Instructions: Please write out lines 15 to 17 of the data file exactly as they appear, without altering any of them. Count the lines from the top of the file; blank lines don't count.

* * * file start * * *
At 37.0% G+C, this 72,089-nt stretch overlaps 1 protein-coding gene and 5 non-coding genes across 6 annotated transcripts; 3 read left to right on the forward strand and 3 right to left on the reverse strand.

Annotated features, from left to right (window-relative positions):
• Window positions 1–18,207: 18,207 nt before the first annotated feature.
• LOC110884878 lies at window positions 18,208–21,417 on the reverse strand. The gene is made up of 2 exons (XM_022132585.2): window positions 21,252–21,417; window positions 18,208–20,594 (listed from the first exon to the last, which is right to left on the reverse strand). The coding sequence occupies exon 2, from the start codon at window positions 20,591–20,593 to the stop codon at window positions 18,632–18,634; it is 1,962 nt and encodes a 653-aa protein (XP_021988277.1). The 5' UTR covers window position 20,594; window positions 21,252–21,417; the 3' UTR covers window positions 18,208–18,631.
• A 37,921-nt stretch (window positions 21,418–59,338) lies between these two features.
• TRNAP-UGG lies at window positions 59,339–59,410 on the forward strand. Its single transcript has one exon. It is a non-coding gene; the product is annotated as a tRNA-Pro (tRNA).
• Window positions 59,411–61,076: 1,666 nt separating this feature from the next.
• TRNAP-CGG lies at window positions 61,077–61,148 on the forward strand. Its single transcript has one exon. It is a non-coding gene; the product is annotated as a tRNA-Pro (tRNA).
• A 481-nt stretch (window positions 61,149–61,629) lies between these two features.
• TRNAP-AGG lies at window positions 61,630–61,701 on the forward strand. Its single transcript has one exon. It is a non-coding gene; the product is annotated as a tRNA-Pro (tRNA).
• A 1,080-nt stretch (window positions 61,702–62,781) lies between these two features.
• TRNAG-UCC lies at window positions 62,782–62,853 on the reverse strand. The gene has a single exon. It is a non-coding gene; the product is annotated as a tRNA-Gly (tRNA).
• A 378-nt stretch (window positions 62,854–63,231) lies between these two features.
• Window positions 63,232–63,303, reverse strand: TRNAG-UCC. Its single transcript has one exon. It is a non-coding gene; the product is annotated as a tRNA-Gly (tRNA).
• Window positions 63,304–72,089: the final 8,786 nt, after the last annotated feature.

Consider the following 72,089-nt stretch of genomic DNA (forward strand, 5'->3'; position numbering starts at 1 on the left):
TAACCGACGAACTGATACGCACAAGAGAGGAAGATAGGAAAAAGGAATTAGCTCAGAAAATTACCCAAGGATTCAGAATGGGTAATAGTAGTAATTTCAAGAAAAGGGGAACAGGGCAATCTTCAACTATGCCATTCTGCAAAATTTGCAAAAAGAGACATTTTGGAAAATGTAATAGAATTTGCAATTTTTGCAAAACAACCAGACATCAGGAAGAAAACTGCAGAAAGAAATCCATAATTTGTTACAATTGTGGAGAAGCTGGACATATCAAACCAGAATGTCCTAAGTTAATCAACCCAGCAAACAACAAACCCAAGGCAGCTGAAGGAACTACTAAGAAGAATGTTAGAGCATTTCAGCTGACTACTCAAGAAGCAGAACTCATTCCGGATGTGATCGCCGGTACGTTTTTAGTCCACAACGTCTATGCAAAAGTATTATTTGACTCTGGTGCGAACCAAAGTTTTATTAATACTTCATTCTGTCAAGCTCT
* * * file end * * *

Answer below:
• Window positions 63,304–72,089: the final 8,786 nt, after the last annotated feature.

Consider the following 72,089-nt stretch of genomic DNA (forward strand, 5'->3'; position numbering starts at 1 on the left):
TAACCGACGAACTGATACGCACAAGAGAGGAAGATAGGAAAAAGGAATTAGCTCAGAAAATTACCCAAGGATTCAGAATGGGTAATAGTAGTAATTTCAAGAAAAGGGGAACAGGGCAATCTTCAACTATGCCATTCTGCAAAATTTGCAAAAAGAGACATTTTGGAAAATGTAATAGAATTTGCAATTTTTGCAAAACAACCAGACATCAGGAAGAAAACTGCAGAAAGAAATCCATAATTTGTTACAATTGTGGAGAAGCTGGACATATCAAACCAGAATGTCCTAAGTTAATCAACCCAGCAAACAACAAACCCAAGGCAGCTGAAGGAACTACTAAGAAGAATGTTAGAGCATTTCAGCTGACTACTCAAGAAGCAGAACTCATTCCGGATGTGATCGCCGGTACGTTTTTAGTCCACAACGTCTATGCAAAAGTATTATTTGACTCTGGTGCGAACCAAAGTTTTATTAATACTTCATTCTGTCAAGCTCT